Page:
Antibiotic-associated Colitis
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Antibiotic-associated Colitis

(Antibiotic-associated Diarrhea; -induced Colitis; )

En Español (Spanish Version)


Antibiotic-associated colitis is an inflammation of the colon (a part of the large intestine). This condition results in diarrhea .

Normal Anatomy of the Intestines

Normal Anatomy of the Large and Small Intestine

© 2008 Nucleus Medical Art, Inc.


Antibiotic-associated colitis is caused by a growth of harmful bacteria (often the bacterium, Clostridium difficile ) in the intestinal tract. The growth is usually caused by using antibiotics.

Risk Factors

A risk factor is something that increases your chance of getting a disease or condition. The following risk factors increase your chance of having antibiotic-associated colitis. If you have any of these risk factors, tell your doctor:

  • Antibiotic use
  • Elderly age
  • Current exposure to nonsteroidal anti-inflammatory drug (NSAID), but not aspirin
  • Hospitalization
  • Proton pump inhibitor use


If you experience any of these symptoms, do not assume it is due to antibiotic-associated colitis. These symptoms may be caused by other, less serious health conditions. If you experience any one of them, see your physician.


Your doctor will ask about your symptoms and medical history, and perform a physical exam. Tests may include the following:

  • Stool samples—to identify the toxins produced by the bacteria
  • Colonoscopy —a thin, lighted tube inserted through the rectum and into the colon to examine the lining of the colon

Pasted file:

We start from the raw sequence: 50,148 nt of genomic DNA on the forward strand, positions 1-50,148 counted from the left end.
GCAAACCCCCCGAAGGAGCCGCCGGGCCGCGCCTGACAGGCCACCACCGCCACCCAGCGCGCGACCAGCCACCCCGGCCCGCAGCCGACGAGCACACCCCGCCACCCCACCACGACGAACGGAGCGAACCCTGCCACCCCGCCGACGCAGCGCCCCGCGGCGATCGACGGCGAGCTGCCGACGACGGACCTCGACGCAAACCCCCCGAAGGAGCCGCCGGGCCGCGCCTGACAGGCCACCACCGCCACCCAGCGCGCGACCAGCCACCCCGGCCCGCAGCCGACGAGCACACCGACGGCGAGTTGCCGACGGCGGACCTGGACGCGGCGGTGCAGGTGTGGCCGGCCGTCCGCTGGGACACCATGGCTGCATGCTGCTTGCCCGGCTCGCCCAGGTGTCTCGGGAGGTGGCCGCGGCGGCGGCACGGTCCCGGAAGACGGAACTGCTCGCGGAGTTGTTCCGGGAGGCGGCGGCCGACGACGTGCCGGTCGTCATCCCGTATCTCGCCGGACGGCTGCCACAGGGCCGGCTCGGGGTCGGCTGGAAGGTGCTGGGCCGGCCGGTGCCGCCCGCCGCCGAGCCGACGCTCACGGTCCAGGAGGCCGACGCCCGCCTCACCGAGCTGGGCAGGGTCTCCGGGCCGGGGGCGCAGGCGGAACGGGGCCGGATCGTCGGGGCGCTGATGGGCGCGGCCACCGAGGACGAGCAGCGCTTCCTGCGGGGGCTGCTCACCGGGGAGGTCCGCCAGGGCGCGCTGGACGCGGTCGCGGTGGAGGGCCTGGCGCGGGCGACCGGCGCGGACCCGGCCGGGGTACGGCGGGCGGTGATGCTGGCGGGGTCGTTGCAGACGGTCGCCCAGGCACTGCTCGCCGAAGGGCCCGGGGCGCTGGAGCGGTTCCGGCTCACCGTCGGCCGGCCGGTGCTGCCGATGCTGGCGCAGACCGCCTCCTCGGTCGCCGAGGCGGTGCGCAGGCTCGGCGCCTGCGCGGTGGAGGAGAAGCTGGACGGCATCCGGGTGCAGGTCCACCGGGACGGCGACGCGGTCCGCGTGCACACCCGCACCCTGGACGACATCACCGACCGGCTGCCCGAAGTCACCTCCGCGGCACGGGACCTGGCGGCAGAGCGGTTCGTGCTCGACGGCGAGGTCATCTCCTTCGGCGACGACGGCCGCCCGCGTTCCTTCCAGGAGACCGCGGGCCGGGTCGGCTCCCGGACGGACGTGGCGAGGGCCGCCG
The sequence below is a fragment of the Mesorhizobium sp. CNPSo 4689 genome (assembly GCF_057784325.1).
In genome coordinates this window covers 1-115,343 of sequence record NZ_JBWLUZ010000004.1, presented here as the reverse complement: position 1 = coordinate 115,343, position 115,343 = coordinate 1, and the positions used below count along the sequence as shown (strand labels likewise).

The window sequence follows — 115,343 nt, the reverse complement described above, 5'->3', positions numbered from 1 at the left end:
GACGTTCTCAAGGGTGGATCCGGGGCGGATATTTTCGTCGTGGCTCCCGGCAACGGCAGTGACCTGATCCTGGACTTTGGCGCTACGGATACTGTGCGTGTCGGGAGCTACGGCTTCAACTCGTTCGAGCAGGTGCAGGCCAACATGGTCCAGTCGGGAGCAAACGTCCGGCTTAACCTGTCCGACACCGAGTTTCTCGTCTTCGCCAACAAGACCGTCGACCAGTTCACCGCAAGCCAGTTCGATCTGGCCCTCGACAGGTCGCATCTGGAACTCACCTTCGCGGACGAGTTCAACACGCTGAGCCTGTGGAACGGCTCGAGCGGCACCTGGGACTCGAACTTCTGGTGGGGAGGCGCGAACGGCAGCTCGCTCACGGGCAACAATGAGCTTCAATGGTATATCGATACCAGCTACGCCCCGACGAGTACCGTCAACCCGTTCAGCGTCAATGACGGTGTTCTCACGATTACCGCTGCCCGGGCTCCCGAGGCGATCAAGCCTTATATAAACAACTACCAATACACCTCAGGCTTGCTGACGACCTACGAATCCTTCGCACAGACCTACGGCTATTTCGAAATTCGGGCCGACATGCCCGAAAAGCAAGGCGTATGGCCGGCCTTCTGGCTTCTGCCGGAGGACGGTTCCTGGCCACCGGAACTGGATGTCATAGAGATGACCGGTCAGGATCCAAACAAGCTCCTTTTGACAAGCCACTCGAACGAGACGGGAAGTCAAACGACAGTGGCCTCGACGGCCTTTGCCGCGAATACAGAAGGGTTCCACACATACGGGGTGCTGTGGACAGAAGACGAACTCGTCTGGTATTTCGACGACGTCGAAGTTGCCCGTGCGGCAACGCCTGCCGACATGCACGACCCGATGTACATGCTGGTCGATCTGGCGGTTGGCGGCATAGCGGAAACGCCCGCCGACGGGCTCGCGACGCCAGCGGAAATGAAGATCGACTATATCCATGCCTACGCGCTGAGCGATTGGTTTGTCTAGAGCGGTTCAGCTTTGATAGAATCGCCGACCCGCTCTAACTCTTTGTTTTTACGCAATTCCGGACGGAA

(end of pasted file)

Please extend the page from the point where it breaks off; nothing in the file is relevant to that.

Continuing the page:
Talk with your doctor about the best treatment plan for you. Treatment options include the following:

Fluid Replacement

The first step in treating antibiotic-associated colitis is to stop taking the antibiotic under your doctor’s supervision and replace lost fluids. The colitis usually subsides within two weeks of stopping the antibiotic.


If the colitis persists after stopping the antibiotic, medications may be necessary. Medications used to treat antibiotic-associated colitis include cholestyramine (binds to the toxin), antibiotics, and bacitracin (an antibiotic ointment).

Avoiding antidiarrheal agents (eg, loperamide and opiates) may also be helpful.


In very rare, life-threatening cases of antibiotic-associated colitis, surgery may be necessary. Surgery may involve creating a temporary connection between the small intestine and an opening in the abdominal wall to divert stool from the large intestine and rectum (ileostomy), or surgically removing the large intestine ( colectomy ).


The best way to prevent antibiotic-associated colitis is to reduce unnecessary antibiotic use. Antibiotics should only be used when a bacterial infection has been confirmed.


Crohn’s and Colitis Foundation of America

National Digestive Diseases Information Clearinghouse


Canadian Association of Gastroenterology

Canadian Digestive Health Foundation


Antibiotic-associated colitis. Merck website. Available at: . Accessed November 30, 2006.

Antibiotic-associated diarrhea. DynaMed website. Available at: . Accessed November 30, 2006.

Antibiotic-associated diarrhea. Mayo Clinic website. Available at: . Accessed November 30, 2006.

Clostridium difficile colitis. DynaMed website. Available at: . Accessed November 30, 2006.

Use of gastric acid-suppressive agents and the risk of community-acquired Clostridium difficile -associated disease. JAMA . 2005 Dec 21;294(23):2989-95.

Last reviewed February 2008 by Daus Mahnke, MD

Please be aware that this information is provided to supplement the care provided by your physician. It is neither intended nor implied to be a substitute for professional medical advice. CALL YOUR HEALTHCARE PROVIDER IMMEDIATELY IF YOU THINK YOU MAY HAVE A MEDICAL EMERGENCY. Always seek the advice of your physician or other qualified health provider prior to starting any new treatment or with any questions you may have regarding a medical condition.

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